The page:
‘Outlaws’: Defiant French Priests Break Lockdown Rules to Keep Churches Open to All

Facade of the medieval gothic cathedral of Lille, France
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Lille priests are rejecting the French government’s Wuhan coronavirus restrictions by allowing more than 30 parishioners in their churches at one time.

The archbishop of Lille, Laurent Ulrich, spoke out against the government’s restrictions, calling them “arbitrary, discriminatory and unrealistic”, and told the priests under him to “welcome all believers” into their churches.

On Sunday, shortly before mass at the Notre-Dame de la Treille Cathedral, Father Bruno Mary commented on the situation, saying: “We are not outlaws, we are just trying to be intelligent.”

“Monsignor Ulrich told us to do what we could with respect for sanitary measures,” he added, according to 20 minutes.

Father Mary said that he and his colleagues took in multiple groups of 30 people into the church, which typically holds around 1,200 people. “We organise ourselves as best we can, taking into account vulnerable people,” he said.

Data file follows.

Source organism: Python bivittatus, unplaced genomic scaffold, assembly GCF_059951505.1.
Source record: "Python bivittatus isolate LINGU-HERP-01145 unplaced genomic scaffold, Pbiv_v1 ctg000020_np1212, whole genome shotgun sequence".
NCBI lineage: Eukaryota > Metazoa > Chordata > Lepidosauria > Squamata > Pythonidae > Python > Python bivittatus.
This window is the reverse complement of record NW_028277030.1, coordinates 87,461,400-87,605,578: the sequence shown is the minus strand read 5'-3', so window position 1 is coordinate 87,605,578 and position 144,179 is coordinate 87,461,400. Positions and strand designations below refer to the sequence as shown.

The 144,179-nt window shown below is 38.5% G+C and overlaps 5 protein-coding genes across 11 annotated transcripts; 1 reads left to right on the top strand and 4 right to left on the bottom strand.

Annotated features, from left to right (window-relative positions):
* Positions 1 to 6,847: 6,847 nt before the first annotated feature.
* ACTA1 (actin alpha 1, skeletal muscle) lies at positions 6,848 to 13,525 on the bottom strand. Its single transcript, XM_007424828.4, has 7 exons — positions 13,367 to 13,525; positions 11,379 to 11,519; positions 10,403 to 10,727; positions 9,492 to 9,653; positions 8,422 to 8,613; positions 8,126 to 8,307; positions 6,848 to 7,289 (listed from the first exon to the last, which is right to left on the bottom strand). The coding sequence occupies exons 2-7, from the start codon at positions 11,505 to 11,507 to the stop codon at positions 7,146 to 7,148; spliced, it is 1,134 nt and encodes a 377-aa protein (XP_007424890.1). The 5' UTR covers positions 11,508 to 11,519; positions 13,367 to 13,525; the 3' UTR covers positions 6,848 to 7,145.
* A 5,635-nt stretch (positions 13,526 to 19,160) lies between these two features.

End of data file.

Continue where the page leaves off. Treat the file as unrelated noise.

“We understand that the government is focused on the economy. People have to live. But churches are places of comfort that people need right now,” Father Mary said.

Over the weekend, the French Council of State, France’s highest administrative court, ordered the government to reexamine the restrictions on churches within three days, after arguing that they were “disproportionate”.

“If some establishments remain open to the public, [such as cinemas or theatres,] while places of worship remained closed, the activities carried out there are not of the same nature, and the fundamental freedoms that are at stake are not the same,” the Council of State said, rationalising that the freedom to worship has a different status and requires special protection under the law.

The Council of State’s order comes after several protests in early November by Christians outside of churches across the country after the government of President Emmanuel Macron introduced the 30-parishioner limit.

Hundreds of protesters gathered in various cities, including as many as 600 in Versailles and 400 in Nantes over a single weekend.

“We follow protocols, there has not been an outbreak of contamination in churches to my knowledge. We want to assert our right to Mass. This is a matter of freedom of religion,” one protester said.

Follow Chris Tomlinson on Twitter at @TomlinsonCJ or email at ctomlinson(at)breitbart.com

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